I think direct election of leader is likely in the near future (probably to indicate to people that Labor has changed & the NSW disease of rotating through leaders has been “cured”). Most of the Left backs it and a minority of the Right does (in NSW at least). There is, however, a rule in the ALP National Rules that prevents its adoption which I explain here. Once that rule gets removed, it is likely that state parties will adopt it. Tasmania is most likely to be first as the Left has the numbers on Conference floor and has passed a resolution there in favour of the measure.

  8. Oz

    Urgh, screwed up the link in my previous comment. The post is here and points to the exact clause in the National Principles of Organisation that prevents direct election of leader.

  9. Lefty E

    Very interesting, Oz, thanks.

    Another piece of Australian exceptionalism that has a long overdue date with the bin is group ticket voting in the upper house.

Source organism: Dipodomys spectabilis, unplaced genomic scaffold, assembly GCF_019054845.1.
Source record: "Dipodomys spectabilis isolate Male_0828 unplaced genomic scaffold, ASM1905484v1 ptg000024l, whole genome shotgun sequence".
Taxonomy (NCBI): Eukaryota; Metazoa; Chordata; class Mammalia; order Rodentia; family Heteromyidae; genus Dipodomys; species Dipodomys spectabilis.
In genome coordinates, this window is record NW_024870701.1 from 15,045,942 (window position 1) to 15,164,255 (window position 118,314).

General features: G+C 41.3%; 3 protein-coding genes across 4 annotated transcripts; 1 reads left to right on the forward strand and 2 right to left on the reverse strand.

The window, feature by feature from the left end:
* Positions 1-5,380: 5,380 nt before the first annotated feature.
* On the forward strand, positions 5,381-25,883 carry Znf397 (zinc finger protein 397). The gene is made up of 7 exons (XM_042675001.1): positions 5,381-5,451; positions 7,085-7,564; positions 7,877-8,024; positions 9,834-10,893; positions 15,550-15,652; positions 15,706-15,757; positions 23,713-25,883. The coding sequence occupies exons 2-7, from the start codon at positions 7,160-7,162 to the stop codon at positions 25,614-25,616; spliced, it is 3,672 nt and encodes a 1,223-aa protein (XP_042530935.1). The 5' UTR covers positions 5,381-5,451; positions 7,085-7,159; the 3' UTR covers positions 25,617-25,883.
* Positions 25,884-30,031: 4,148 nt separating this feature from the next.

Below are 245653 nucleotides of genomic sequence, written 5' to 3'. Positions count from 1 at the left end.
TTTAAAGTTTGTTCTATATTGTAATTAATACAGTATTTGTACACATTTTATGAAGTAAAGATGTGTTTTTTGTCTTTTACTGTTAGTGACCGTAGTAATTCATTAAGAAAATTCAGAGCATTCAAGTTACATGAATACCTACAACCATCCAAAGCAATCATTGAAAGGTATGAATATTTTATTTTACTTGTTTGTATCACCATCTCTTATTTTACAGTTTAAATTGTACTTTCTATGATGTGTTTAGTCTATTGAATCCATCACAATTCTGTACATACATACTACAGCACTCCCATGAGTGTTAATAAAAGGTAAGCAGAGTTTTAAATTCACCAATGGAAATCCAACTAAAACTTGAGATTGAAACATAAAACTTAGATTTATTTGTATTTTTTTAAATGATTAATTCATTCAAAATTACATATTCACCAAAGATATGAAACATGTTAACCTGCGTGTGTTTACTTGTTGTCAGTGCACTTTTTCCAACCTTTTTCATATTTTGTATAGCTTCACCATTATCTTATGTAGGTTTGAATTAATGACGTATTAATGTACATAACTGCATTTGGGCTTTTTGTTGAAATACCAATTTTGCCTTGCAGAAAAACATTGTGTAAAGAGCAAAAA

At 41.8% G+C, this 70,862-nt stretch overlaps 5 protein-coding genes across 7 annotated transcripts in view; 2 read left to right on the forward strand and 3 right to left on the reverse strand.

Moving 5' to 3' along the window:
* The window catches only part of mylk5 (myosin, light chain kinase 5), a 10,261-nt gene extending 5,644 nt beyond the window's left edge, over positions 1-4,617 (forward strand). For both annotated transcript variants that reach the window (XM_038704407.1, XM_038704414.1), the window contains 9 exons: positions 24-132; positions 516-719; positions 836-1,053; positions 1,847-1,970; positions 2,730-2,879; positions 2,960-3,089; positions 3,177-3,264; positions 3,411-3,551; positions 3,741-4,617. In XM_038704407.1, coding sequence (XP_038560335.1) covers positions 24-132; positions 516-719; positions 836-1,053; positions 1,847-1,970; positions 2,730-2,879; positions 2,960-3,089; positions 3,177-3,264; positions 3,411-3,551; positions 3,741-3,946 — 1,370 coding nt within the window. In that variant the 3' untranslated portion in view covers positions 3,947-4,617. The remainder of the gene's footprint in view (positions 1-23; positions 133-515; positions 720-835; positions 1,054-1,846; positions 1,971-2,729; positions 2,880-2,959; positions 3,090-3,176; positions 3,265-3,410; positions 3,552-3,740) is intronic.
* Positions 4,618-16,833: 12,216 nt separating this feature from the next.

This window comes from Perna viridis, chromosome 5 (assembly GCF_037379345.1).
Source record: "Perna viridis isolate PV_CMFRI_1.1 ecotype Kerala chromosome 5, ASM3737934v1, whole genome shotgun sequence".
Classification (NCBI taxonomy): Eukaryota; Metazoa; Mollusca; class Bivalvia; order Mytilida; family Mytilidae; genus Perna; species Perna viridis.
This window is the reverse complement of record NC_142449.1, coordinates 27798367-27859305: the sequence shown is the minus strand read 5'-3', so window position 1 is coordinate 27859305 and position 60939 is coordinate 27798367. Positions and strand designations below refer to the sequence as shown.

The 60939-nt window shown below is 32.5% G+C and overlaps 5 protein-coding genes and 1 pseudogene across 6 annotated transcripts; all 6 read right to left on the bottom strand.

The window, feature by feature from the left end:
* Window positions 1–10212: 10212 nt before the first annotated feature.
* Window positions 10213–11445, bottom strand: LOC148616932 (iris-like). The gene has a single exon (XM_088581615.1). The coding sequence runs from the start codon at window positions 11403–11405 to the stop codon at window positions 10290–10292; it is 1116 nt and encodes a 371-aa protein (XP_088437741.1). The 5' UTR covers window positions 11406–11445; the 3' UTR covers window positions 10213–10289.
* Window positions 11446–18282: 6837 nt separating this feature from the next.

But one rant at a time I guess.

    Suffice to say, electoral systems matter.

  10. John D

    Before discussing alternatives it is worth putting together the features of a desirable system. Otherwise the discussion is likely to get bogged down on the negatives of recent elections. Here is one wish list:

    1. The party that wins the 2PP will form a stable government on its own with the power to raise the funds it needs to do the job.
    2. The number of members from each party should be close to what would have happened if the whole state/country had been one multi-member electorate using proportional preference voting.
    3. There will be a viable opposition.
    4. The result will be fairer to minor parties.
    5. Independents with strong local support can still become members.